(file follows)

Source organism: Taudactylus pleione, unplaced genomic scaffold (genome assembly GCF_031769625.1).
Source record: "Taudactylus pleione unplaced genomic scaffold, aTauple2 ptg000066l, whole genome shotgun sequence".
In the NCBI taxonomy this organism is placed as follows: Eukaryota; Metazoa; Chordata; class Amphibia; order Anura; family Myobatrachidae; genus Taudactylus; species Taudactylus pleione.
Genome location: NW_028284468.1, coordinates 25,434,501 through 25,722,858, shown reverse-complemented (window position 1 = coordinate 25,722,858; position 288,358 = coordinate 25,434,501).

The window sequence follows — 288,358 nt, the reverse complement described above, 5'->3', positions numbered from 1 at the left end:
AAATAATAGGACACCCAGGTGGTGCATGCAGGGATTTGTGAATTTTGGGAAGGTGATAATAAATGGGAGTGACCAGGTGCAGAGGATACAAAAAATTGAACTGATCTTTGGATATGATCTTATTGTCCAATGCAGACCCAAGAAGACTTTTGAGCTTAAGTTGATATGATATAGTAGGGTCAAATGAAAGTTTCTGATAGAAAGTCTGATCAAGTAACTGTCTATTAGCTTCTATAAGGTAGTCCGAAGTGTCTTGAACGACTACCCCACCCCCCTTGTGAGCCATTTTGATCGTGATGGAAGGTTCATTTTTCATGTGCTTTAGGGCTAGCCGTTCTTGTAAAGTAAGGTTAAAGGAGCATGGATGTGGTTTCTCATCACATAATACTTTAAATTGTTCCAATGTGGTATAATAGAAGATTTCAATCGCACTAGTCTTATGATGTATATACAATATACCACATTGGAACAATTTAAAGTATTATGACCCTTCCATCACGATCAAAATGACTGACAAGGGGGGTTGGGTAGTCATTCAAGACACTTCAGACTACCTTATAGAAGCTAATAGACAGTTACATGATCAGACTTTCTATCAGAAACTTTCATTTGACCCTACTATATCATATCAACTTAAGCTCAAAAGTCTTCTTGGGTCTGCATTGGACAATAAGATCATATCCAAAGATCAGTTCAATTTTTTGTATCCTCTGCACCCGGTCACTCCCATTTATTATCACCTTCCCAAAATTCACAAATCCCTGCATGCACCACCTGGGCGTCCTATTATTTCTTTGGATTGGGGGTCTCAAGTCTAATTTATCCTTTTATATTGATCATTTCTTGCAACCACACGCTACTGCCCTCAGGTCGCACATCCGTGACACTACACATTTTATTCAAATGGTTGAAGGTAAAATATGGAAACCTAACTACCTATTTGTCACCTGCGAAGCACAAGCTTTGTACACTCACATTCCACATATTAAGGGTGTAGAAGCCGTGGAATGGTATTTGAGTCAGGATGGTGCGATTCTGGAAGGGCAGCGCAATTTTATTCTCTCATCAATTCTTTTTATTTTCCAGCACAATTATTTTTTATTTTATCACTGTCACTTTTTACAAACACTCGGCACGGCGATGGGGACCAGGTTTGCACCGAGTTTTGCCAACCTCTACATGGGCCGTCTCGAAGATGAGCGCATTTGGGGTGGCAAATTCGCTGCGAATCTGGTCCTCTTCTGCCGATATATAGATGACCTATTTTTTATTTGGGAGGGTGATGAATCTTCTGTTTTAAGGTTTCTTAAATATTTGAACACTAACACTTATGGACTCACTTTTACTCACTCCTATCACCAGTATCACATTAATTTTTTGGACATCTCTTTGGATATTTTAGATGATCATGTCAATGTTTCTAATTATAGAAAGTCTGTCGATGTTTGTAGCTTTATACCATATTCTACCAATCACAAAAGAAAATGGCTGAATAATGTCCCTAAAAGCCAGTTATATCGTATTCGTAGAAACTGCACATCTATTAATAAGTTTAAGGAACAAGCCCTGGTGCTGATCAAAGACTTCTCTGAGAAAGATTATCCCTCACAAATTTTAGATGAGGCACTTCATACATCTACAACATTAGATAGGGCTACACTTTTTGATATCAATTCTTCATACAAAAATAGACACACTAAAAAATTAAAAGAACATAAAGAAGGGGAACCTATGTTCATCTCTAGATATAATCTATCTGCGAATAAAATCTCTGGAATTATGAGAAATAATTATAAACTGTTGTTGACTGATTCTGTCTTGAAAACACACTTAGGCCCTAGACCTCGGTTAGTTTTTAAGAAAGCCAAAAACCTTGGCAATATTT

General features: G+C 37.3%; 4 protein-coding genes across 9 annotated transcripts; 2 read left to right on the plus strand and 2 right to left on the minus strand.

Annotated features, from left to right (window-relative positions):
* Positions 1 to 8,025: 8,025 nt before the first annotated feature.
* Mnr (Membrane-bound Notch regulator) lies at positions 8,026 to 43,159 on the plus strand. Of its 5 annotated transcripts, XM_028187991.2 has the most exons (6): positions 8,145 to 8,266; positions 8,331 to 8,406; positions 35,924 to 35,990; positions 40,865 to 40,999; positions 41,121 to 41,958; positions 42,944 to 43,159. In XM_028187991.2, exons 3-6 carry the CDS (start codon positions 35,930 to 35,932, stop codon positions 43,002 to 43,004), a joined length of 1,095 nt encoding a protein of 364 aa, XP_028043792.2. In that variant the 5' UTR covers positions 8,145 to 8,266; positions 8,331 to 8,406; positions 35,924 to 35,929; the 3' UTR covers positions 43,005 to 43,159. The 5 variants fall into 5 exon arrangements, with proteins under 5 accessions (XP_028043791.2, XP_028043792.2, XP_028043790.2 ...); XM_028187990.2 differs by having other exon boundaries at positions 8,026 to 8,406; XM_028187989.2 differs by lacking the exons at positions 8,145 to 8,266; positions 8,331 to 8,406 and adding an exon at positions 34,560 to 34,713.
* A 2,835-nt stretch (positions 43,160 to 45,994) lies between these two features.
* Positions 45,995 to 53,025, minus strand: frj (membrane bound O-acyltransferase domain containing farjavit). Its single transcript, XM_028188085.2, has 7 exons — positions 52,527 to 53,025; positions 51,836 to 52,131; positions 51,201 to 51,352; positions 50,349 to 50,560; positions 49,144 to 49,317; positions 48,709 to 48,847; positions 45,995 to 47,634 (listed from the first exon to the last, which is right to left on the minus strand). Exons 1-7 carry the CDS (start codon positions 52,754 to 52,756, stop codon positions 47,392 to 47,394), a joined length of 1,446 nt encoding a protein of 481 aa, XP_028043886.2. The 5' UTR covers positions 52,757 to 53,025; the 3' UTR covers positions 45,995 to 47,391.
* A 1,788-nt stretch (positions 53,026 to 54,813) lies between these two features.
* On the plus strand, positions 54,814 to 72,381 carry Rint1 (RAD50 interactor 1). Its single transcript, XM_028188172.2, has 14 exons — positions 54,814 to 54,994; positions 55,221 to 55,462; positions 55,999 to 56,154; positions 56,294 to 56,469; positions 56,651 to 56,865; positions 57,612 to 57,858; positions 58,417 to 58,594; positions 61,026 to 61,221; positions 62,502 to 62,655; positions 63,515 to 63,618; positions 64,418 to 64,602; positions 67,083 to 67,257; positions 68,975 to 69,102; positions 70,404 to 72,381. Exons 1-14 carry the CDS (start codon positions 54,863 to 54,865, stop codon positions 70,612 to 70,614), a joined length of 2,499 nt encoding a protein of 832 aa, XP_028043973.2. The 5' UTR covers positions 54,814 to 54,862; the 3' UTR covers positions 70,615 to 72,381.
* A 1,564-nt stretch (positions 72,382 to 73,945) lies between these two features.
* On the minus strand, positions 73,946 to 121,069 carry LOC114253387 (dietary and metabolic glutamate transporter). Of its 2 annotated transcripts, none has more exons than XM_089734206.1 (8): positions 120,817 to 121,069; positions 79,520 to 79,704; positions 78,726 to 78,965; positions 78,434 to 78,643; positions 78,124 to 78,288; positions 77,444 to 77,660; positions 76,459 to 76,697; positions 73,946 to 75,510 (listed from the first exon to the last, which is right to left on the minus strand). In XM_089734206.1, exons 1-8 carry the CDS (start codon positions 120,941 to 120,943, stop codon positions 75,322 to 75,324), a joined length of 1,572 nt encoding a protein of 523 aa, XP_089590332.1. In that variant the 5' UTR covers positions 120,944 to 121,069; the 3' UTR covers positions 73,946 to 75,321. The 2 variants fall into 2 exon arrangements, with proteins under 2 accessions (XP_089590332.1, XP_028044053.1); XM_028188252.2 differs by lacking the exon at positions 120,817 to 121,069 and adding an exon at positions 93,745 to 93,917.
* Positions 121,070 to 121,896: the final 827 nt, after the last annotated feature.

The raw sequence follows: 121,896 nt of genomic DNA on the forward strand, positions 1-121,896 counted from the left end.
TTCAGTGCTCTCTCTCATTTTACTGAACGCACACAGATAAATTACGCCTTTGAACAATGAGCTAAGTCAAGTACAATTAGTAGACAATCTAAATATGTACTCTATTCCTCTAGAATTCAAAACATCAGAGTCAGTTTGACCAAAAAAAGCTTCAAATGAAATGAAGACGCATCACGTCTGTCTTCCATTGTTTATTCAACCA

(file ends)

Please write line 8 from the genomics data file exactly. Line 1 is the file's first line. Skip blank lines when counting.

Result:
Annotated features, from left to right (window-relative positions):